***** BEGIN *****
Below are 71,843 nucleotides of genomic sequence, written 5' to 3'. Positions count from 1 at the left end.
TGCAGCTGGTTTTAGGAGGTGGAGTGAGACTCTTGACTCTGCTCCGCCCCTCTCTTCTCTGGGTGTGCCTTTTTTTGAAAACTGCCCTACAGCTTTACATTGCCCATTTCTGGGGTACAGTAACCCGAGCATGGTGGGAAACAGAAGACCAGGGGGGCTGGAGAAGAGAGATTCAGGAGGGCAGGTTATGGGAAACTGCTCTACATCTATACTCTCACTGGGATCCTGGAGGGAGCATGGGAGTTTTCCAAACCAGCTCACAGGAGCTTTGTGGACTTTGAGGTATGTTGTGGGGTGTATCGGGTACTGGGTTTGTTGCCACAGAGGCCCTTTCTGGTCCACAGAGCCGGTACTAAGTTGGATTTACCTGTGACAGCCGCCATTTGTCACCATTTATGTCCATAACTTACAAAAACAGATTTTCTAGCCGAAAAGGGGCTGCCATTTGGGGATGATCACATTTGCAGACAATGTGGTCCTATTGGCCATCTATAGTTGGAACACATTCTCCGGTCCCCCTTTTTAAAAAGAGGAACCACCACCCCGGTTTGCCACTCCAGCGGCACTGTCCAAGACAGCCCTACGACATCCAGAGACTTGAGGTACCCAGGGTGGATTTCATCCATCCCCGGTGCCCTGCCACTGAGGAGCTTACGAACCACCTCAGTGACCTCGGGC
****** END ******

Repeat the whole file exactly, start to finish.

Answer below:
Below are 71,843 nucleotides of genomic sequence, written 5' to 3'. Positions count from 1 at the left end.
TGCAGCTGGTTTTAGGAGGTGGAGTGAGACTCTTGACTCTGCTCCGCCCCTCTCTTCTCTGGGTGTGCCTTTTTTTGAAAACTGCCCTACAGCTTTACATTGCCCATTTCTGGGGTACAGTAACCCGAGCATGGTGGGAAACAGAAGACCAGGGGGGCTGGAGAAGAGAGATTCAGGAGGGCAGGTTATGGGAAACTGCTCTACATCTATACTCTCACTGGGATCCTGGAGGGAGCATGGGAGTTTTCCAAACCAGCTCACAGGAGCTTTGTGGACTTTGAGGTATGTTGTGGGGTGTATCGGGTACTGGGTTTGTTGCCACAGAGGCCCTTTCTGGTCCACAGAGCCGGTACTAAGTTGGATTTACCTGTGACAGCCGCCATTTGTCACCATTTATGTCCATAACTTACAAAAACAGATTTTCTAGCCGAAAAGGGGCTGCCATTTGGGGATGATCACATTTGCAGACAATGTGGTCCTATTGGCCATCTATAGTTGGAACACATTCTCCGGTCCCCCTTTTTAAAAAGAGGAACCACCACCCCGGTTTGCCACTCCAGCGGCACTGTCCAAGACAGCCCTACGACATCCAGAGACTTGAGGTACCCAGGGTGGATTTCATCCATCCCCGGTGCCCTGCCACTGAGGAGCTTACGAACCACCTCAGTGACCTCGGGC